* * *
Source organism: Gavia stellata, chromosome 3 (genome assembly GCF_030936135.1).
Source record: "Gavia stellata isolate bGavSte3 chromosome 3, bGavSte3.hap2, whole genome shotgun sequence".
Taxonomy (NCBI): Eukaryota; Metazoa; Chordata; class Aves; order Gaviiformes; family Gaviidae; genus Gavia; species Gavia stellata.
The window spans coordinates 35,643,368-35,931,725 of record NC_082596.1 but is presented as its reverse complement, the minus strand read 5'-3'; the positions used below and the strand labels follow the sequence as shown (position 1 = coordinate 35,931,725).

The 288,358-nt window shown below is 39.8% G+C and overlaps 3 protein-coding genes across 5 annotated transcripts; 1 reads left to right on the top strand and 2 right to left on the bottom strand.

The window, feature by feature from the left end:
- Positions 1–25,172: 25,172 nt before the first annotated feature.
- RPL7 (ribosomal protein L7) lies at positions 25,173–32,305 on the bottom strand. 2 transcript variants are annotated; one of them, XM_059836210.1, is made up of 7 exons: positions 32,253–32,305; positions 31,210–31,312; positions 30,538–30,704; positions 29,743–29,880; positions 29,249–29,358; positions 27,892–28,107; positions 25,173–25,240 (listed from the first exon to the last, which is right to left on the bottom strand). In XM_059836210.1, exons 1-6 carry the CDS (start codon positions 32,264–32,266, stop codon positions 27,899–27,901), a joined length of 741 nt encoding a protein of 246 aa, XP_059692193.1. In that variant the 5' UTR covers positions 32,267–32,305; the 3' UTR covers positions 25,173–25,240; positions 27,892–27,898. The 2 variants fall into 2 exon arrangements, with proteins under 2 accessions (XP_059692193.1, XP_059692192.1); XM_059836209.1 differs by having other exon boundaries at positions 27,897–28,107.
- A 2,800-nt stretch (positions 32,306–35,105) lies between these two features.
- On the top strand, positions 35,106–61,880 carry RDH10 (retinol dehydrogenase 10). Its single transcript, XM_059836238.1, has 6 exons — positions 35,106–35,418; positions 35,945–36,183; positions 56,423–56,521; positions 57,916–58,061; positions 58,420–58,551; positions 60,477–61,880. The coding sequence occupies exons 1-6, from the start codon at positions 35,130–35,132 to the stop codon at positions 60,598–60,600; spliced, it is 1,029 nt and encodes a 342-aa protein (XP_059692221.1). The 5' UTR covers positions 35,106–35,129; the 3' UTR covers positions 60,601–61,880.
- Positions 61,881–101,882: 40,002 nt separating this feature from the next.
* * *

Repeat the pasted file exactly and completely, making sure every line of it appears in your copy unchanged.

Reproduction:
Source organism: Gavia stellata, chromosome 3 (genome assembly GCF_030936135.1).
Source record: "Gavia stellata isolate bGavSte3 chromosome 3, bGavSte3.hap2, whole genome shotgun sequence".
Taxonomy (NCBI): Eukaryota; Metazoa; Chordata; class Aves; order Gaviiformes; family Gaviidae; genus Gavia; species Gavia stellata.
The window spans coordinates 35,643,368-35,931,725 of record NC_082596.1 but is presented as its reverse complement, the minus strand read 5'-3'; the positions used below and the strand labels follow the sequence as shown (position 1 = coordinate 35,931,725).

The 288,358-nt window shown below is 39.8% G+C and overlaps 3 protein-coding genes across 5 annotated transcripts; 1 reads left to right on the top strand and 2 right to left on the bottom strand.

The window, feature by feature from the left end:
- Positions 1–25,172: 25,172 nt before the first annotated feature.
- RPL7 (ribosomal protein L7) lies at positions 25,173–32,305 on the bottom strand. 2 transcript variants are annotated; one of them, XM_059836210.1, is made up of 7 exons: positions 32,253–32,305; positions 31,210–31,312; positions 30,538–30,704; positions 29,743–29,880; positions 29,249–29,358; positions 27,892–28,107; positions 25,173–25,240 (listed from the first exon to the last, which is right to left on the bottom strand). In XM_059836210.1, exons 1-6 carry the CDS (start codon positions 32,264–32,266, stop codon positions 27,899–27,901), a joined length of 741 nt encoding a protein of 246 aa, XP_059692193.1. In that variant the 5' UTR covers positions 32,267–32,305; the 3' UTR covers positions 25,173–25,240; positions 27,892–27,898. The 2 variants fall into 2 exon arrangements, with proteins under 2 accessions (XP_059692193.1, XP_059692192.1); XM_059836209.1 differs by having other exon boundaries at positions 27,897–28,107.
- A 2,800-nt stretch (positions 32,306–35,105) lies between these two features.
- On the top strand, positions 35,106–61,880 carry RDH10 (retinol dehydrogenase 10). Its single transcript, XM_059836238.1, has 6 exons — positions 35,106–35,418; positions 35,945–36,183; positions 56,423–56,521; positions 57,916–58,061; positions 58,420–58,551; positions 60,477–61,880. The coding sequence occupies exons 1-6, from the start codon at positions 35,130–35,132 to the stop codon at positions 60,598–60,600; spliced, it is 1,029 nt and encodes a 342-aa protein (XP_059692221.1). The 5' UTR covers positions 35,106–35,129; the 3' UTR covers positions 60,601–61,880.
- Positions 61,881–101,882: 40,002 nt separating this feature from the next.